Court tosses appeal that cited witness’s help from God

  • AP Photo/Jessica Hill, Pool, File In this July 22, 2011, file photo, Pedro Miranda listens to a translation of a family victim impact statement during his sentencing at Superior Court, in Hartford, Conn., for the 1988 murder of Carmen Lopez. On Tuesday, the Connecticut Supreme Court rejected Miranda’s appeal of his 2015 conviction of murdering 13-year-old Mayra Cruz. Miranda argued the jury was tainted by testimony from a witness who said God helped him identify the defendant in a photo array. He already was serving a sentence of life plus 100 years for killing Lopez.

HARTFORD, Conn. — The state Supreme Court on Tuesday rejected the appeal of a murder convict who argued the jury in his case was tainted by testimony from a witness who said God helped identify him in a photo array.

In a 7-0 ruling, justices upheld the conviction of Pedro Miranda, who is serving life in prison for the 1987 killing of 13-year-old Mayra Cruz. Mayra disappeared while walking to school in Hartford, and her body was found in East Windsor near Miranda’s former employer.

Miranda also is serving a second life sentence in the killing of 17-year-old Carmen Lopez, of Hartford, in 1988. An innocent man served more than two decades behind bars for that killing before being freed as a result of new DNA testing. Miranda also was charged with killing a third Hartford teenager, Rosa Valentin, in 1986, but prosecutors declined to try him because of problems with evidence.

Miranda has denied any role in the killings.

A witness, Jose Diaz, told police he saw Mayra get into a yellow Datsun on the day she disappeared but he couldn’t see the driver’s face. Police said Diaz identified Miranda, who drove a yellow Datsun, in a photo array.

During the trial, Diaz testified that when police showed him photos of possible suspects he asked God for help.

“When I looked at the pictures, my eyesight was brought to this one picture, and I started crying and the officer asked me what was going (on), and I told him I asked God for direction,” Diaz testified. “And I pointed to picture number (five).”

Miranda’s trial attorneys objected to the testimony. Judge Trial Referee John F. Mulcahy ordered the jury to leave the courtroom and sustained the objection. But Mulcahy did not tell jurors when they returned to disregard what Diaz said or that he had sustained the objection.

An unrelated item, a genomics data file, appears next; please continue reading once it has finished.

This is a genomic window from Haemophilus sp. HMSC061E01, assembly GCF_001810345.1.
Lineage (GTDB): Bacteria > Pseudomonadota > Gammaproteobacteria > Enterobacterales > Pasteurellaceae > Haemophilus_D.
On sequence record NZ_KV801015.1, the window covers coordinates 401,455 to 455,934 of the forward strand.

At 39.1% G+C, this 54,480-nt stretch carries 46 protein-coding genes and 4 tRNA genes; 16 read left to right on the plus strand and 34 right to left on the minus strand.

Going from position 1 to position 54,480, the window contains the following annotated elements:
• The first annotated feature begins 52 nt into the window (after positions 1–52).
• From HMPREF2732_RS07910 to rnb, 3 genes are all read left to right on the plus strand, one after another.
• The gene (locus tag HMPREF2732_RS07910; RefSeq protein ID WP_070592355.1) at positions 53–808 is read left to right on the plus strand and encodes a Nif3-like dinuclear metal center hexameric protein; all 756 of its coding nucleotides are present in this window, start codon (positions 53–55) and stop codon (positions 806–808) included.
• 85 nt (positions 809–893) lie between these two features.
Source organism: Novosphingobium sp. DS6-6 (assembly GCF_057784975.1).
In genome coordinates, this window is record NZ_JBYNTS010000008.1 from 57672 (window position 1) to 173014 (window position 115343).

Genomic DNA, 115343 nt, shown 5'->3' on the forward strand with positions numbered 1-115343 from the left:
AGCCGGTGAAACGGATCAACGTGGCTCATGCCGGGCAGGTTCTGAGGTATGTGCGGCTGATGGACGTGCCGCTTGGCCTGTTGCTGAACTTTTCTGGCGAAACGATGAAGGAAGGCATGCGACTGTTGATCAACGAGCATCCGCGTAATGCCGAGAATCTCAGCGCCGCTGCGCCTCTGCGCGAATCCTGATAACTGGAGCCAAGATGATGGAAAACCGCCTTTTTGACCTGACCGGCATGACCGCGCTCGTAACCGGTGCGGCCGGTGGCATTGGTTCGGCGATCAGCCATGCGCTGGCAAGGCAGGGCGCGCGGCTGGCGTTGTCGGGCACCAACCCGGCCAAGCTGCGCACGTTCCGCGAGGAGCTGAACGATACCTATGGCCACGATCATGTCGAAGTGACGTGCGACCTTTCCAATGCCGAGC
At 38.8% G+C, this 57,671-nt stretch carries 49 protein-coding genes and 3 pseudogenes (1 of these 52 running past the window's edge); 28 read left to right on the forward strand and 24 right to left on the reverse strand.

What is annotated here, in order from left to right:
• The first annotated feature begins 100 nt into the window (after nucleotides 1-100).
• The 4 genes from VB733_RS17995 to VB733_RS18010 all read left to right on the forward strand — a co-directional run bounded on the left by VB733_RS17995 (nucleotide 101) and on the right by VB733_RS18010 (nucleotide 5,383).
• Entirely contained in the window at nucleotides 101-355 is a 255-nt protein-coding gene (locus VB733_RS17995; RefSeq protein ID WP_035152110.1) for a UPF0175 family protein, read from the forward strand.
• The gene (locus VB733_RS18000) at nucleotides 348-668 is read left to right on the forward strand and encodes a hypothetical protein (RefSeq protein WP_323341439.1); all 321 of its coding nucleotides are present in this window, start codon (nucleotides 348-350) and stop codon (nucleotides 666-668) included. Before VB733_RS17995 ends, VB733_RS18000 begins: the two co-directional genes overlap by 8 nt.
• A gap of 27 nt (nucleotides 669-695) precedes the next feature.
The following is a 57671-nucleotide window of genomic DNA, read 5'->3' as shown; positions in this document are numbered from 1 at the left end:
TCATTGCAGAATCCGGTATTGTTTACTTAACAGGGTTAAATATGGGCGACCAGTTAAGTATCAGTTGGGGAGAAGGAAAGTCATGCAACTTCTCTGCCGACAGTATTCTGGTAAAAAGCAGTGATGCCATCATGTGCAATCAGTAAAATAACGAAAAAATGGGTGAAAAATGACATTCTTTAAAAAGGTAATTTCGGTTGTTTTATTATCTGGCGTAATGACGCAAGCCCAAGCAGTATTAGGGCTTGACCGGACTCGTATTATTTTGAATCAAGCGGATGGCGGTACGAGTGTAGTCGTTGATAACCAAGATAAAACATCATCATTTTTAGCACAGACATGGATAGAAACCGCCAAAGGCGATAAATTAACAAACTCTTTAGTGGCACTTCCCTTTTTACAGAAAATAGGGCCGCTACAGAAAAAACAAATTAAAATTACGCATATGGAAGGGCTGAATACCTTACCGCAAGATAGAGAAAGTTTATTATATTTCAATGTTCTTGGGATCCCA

After testimony in the trial was complete, Mulcahy instructed jurors to disregard what Diaz had said after Miranda’s lawyers objected but not before the objection.

The Supreme Court said it upheld Miranda’s conviction because his lawyers failed to ask the judge to tell the jury the objection was sustained and to disregard his testimony in the days after the objection. The court also said Miranda agreed to the language in the jury instructions.

“The defendant expressly approved of the trial court’s proposed course of action,” Justice Richard A. Robinson wrote in the court’s opinion.

The court also rejected Miranda’s claim that the trial judge was wrong to allow Mayra’s mother to testify that she had heard Miranda was connected to her disappearance.

Miranda’s lawyer for the appeal, Daniel Foster, declined to comment on the ruling. An official with the state public defender’s office, which will decide whether to appeal to the federal courts, also declined to comment.

Miranda was charged with the three killings in 2008 after new DNA tests in the Lopez case linked him to her killing and exonerated her boyfriend, Miguel Roman, who served 20 years in prison before being freed with the help of Connecticut Innocence Project. State officials later awarded Roman $6 million for his wrongful conviction.


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